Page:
As in Adam, So in Christ

Adam and Christ  •  Sermon  •  Submitted   •  Presented   •  43:18
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As Adam’s transgression and its resulting condemnation was imputed to all who are in Adam, even so Jesus’ righteousness and its resulting justification is imputed to all who are in Christ Jesus!

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The Whole Argument

I would like to start today by reminding you of the whole argument which Paul has been making in these last 9 verses of Romans 5.
As Adam’s transgression and its resulting condemnation was imputed to all who are in Adam, even so Jesus’ righteousness and its resulting justification is imputed to all who are in Christ Jesus!
If you recall some weeks ago when we were beginning this section, I had given you a sort of rough outline, a sketch if you will, to help ensure that we not go off-course in our thinking, but understand the whole of what the apostle is teaching here. And I think it very appropriate this morning that we revisit that, having now spent several weeks in the midst of these rich and important verses.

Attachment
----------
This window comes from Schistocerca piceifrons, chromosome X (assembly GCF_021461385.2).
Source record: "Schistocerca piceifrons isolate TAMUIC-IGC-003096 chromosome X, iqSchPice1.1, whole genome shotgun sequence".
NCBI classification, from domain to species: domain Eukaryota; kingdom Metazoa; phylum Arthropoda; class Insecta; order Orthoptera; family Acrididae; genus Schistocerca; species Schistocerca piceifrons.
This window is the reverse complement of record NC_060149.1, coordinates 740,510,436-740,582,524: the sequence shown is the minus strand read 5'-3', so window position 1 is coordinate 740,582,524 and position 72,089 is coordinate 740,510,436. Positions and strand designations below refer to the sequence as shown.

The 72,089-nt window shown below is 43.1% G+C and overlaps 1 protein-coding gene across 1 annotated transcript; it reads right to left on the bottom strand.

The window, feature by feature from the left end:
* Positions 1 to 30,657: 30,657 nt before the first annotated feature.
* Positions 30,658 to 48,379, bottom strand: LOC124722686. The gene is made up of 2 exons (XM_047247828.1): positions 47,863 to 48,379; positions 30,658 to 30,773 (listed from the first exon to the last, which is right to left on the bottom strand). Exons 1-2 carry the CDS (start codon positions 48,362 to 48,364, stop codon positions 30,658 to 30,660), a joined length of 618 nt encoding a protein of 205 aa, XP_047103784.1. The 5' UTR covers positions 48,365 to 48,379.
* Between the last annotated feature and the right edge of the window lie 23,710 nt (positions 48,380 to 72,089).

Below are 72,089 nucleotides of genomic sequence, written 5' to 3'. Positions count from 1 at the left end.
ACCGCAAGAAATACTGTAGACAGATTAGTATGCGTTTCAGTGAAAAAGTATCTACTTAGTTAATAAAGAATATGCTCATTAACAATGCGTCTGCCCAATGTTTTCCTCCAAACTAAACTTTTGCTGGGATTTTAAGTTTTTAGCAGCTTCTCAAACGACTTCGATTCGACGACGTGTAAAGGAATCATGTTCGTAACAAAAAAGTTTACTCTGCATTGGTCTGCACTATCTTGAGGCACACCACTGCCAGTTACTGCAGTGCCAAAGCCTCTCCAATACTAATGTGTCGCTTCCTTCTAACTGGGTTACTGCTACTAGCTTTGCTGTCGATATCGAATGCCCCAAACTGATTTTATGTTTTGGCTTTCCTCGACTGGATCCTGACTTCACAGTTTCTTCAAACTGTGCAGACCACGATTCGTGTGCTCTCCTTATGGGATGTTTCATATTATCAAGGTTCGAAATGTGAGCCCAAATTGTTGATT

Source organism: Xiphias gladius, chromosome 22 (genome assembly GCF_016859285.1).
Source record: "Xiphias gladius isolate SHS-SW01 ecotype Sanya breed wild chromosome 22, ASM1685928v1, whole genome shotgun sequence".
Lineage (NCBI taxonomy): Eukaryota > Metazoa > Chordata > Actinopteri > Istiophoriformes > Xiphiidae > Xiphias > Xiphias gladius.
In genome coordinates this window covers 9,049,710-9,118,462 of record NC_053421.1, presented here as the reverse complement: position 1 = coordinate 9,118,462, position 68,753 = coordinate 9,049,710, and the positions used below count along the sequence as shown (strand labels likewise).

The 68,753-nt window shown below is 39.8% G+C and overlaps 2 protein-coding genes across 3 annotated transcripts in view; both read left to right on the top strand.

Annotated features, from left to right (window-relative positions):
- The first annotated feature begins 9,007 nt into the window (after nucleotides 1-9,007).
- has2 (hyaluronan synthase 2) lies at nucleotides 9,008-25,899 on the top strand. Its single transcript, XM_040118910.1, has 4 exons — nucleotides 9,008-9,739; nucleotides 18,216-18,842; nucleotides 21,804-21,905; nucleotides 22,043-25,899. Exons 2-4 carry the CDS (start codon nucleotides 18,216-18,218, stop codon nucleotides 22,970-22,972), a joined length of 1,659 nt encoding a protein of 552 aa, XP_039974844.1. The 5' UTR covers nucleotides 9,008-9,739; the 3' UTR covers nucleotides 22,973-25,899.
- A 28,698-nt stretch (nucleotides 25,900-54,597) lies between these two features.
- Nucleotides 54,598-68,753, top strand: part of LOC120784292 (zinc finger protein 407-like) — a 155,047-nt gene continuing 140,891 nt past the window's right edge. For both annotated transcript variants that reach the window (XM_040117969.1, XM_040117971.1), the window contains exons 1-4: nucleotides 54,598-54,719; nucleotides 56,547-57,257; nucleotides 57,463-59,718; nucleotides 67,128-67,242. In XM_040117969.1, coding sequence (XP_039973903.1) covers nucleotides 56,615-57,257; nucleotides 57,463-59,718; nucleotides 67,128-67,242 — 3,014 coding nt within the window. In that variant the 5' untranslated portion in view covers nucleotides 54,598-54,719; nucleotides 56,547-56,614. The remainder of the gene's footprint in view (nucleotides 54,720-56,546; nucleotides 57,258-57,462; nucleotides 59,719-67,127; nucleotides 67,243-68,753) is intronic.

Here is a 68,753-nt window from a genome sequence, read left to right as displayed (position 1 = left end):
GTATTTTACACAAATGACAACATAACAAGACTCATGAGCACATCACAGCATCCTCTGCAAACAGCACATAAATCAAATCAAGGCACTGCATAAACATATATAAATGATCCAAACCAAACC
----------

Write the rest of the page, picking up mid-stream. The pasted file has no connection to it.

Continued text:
As you may recall that when we started these last 9 verses of Romans 5 I had laid out the structure for you in this manner: v12 had started introducing us to the theme, vv13–17 formed a digression, vv18-19 picked the main argument back up, and then vv20–21 provide us with the essential understanding as to the place of the Law.

Introducing the Main Theme (5:12)

Paul started this whole section very specifically and deliberately in order that we would understand he was writing one single, unified section right from the onset, writing:
Romans 5:12 (LSB)
Therefore, just as through one man sin entered into the world, and death through sin, and so death spread to all men, because all sinned⁠—
I say that he introduced the theme, but he never really completed it - he was starting an analogy by saying “just as”, but never completed the thought, he never finished the balance of the analogy. Now we understand he did so out of the necessity that we truly comprehend just what it was that he meant when he declared that “death spread to all men, because all sinned”,
So then, he digressed in Romans 5:13-14, saying
Romans 5:13–14 (LSB)
For until the Law sin was in the world, but sin is not imputed when there is no law.
Nevertheless death reigned from Adam until Moses, even over those who had not sinned in the likeness of the trespass of Adam, who is a type of Him who was to come.

Understanding the Imputation of Sin (5:13-14)

This was a true digression here, Paul was most anxious that we not mis-understand what he was saying, knowing that in order to understand the main thrust of his argument, we must, of necessity, understand just how it is that sin is imputed to man, being dealt with in a federal and representational manner.